Saturday, July 5, 2008
LAST YEAR, LAWYERS for the Social Security Administration queried the Justice Department: Does the federal Defense of Marriage Act (DOMA), which denies federal benefits to same-sex couples, also bar the child of a same-sex couple from receiving Social Security benefits from his non-biological parent? The Justice Department's Office of Legal Counsel concluded in an opinion made public last month that Elijah, son of Karen and Monique, had a right to those benefits.
How could the OLC, which gained notoriety for putting ideology before the rule of law to justify extreme interrogation techniques, come to such a conclusion? By reading the law governing Social Security benefits neutrally and correctly -- and by keeping politics out of the analysis. In short, it relied on a straightforward -- some might say "conservative" -- approach to produce a result that even "liberals" should applaud. To his credit, OLC acting chief Steven G. Bradbury, who has been criticized for his work on Justice Department interrogation matters, approved the Social Security memo.
The two women in the case, identified in the OLC opinion only as Monique and Karen, entered into a civil union in Vermont in 2002, and Monique gave birth to a son, Elijah, in 2003. Because of the civil union, Karen was identified on the birth certificate as "second parent." When Karen became eligible for disability benefits in 2005, she asked that Elijah receive "child's insurance benefits" under Social Security to supplement their lost income. The Social Security Administration asked the OLC for guidance on whether the Defense of Marriage Act prohibited such benefits.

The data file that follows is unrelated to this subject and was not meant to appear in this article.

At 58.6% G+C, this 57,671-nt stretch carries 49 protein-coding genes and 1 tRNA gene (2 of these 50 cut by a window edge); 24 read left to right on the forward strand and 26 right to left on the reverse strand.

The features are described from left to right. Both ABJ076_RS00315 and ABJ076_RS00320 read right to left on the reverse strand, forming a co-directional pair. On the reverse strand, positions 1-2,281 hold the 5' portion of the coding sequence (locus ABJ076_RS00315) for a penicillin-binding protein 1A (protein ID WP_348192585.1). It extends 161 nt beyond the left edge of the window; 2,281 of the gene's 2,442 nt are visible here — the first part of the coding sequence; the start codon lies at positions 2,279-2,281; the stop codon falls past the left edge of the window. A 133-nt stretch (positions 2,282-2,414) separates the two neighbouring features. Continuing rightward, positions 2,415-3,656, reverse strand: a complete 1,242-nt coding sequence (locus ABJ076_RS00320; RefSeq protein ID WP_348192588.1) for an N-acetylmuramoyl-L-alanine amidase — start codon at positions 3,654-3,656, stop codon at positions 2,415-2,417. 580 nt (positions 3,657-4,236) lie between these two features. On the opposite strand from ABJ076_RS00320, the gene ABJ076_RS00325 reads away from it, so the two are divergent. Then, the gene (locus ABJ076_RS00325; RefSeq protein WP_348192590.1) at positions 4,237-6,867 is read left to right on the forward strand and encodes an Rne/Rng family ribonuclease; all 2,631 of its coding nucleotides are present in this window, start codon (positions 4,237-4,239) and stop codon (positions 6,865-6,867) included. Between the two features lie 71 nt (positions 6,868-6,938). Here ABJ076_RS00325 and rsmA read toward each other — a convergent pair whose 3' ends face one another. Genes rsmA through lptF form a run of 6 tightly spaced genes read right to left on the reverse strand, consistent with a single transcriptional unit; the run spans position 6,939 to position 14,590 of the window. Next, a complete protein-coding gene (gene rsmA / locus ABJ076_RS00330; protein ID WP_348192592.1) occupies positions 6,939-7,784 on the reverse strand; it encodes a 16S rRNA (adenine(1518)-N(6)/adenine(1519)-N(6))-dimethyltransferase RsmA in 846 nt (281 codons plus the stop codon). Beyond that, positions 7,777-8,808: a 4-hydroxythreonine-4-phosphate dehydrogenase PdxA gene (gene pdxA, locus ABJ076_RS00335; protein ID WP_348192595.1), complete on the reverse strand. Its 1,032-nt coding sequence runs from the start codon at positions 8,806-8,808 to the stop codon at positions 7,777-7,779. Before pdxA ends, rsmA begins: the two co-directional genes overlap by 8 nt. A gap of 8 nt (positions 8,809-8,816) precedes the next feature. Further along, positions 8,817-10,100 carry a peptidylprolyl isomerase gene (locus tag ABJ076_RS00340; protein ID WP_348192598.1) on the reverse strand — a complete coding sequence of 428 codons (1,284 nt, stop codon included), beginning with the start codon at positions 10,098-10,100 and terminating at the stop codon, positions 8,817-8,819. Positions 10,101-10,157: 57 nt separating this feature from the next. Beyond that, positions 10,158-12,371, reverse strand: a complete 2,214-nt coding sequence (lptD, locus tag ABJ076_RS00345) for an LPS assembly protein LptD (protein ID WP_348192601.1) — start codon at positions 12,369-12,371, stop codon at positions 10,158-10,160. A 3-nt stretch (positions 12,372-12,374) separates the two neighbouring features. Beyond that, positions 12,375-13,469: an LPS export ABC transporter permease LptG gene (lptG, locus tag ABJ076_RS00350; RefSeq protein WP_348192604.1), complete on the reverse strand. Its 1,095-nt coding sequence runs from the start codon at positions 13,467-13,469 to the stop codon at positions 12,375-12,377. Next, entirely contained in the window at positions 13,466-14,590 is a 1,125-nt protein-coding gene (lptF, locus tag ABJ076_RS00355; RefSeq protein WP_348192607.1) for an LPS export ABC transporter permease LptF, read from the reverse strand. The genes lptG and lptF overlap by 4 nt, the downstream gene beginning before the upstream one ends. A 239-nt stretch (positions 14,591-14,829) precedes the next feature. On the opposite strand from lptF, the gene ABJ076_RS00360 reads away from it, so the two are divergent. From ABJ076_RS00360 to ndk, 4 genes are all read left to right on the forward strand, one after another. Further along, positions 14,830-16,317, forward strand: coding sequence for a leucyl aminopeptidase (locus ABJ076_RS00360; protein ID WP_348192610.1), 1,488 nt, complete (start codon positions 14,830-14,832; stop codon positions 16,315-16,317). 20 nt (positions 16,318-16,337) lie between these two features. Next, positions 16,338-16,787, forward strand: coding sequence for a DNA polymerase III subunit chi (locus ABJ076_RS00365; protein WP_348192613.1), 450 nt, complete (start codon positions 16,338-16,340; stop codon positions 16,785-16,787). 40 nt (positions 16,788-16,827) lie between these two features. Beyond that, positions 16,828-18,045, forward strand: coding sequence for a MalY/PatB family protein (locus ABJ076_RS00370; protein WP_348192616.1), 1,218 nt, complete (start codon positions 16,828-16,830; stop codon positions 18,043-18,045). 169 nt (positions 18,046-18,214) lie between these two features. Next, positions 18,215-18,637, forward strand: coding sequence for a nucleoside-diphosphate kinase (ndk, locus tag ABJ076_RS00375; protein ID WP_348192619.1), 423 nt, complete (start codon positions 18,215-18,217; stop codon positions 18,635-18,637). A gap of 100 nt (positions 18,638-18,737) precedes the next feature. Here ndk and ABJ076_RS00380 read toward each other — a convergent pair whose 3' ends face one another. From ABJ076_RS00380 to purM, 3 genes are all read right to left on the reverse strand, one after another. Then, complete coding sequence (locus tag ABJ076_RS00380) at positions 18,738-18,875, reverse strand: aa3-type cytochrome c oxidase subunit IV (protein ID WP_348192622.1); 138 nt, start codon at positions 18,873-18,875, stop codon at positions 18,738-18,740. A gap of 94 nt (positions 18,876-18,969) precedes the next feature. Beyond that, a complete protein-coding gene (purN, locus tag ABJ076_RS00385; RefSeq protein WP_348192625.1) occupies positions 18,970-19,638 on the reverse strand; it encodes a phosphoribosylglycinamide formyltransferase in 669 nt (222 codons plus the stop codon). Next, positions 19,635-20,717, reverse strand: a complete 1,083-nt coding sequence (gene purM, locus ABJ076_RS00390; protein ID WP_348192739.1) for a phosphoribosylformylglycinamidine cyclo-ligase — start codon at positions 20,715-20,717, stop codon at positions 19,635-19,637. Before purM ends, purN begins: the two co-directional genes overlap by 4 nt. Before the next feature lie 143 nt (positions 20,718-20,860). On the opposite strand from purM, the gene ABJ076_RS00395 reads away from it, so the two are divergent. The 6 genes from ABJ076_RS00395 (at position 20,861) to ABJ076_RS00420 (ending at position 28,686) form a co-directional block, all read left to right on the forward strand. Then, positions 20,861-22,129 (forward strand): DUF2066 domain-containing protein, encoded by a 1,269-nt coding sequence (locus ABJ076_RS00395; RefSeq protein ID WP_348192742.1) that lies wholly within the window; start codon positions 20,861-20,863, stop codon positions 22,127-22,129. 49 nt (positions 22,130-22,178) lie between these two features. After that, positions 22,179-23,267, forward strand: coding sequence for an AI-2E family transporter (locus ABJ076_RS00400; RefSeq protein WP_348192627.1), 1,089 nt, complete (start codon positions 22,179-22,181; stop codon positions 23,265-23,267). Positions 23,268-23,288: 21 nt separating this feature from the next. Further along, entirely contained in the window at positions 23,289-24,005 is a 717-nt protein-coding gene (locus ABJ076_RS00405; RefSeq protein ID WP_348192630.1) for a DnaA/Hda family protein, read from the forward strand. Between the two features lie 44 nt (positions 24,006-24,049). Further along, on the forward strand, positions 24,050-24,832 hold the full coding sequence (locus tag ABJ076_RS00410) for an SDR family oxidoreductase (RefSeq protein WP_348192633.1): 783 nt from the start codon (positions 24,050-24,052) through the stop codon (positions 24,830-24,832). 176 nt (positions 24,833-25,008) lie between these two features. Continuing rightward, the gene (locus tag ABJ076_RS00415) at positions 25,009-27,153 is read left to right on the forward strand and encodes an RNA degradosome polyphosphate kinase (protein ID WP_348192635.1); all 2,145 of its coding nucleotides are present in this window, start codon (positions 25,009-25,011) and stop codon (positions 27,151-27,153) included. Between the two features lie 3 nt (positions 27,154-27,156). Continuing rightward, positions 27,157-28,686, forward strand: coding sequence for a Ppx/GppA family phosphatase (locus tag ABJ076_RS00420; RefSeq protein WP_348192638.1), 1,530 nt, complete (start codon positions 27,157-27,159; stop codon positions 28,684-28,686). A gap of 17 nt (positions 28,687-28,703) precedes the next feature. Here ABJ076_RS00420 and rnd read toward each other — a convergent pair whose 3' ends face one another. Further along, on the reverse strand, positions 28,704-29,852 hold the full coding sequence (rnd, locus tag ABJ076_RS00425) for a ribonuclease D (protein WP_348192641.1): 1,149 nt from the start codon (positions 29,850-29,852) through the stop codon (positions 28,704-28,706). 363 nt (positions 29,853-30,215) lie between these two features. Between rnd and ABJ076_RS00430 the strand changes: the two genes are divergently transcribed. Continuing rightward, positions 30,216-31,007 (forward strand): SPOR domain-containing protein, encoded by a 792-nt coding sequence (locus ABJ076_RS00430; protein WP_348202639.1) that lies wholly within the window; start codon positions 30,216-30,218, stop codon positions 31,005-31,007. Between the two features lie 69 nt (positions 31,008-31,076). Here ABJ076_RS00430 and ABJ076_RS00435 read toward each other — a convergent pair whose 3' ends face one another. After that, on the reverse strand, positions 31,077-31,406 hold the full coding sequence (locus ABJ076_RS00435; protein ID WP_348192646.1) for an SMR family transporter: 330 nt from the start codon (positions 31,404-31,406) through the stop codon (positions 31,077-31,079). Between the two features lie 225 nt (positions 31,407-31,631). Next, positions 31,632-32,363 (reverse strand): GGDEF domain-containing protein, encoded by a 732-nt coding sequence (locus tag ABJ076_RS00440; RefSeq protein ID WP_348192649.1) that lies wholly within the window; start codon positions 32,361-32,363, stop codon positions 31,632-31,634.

The OLC's deputy, Steven A. Engel, wrote in the opinion that the Defense of Marriage Act has no bearing on Social Security benefits for children. "Although DOMA limits the definition of 'marriage' and 'spouse' for purposes of federal law, the Social Security Act does not condition eligibility for [child insurance benefits] on the existence of a marriage or on the federal rights of a spouse in the circumstances of this case," Mr. Engel wrote. Instead, the Social Security Act looks at whether the law in the state in which the parties reside recognizes the minor as the child of the adult in question. Vermont law deemed Elijah to be Karen's child, thus entitling him to an inheritance if Karen died without a will. That parent-child relationship, Mr. Engel found, also entitles Elijah to Social Security benefits linked to Karen's disability.
Child benefits under Social Security were meant to protect children if their parents became disabled or died. It is reassuring to know that because of the OLC's straightforward reading of the law, kids such as Elijah now formally enjoy those protections.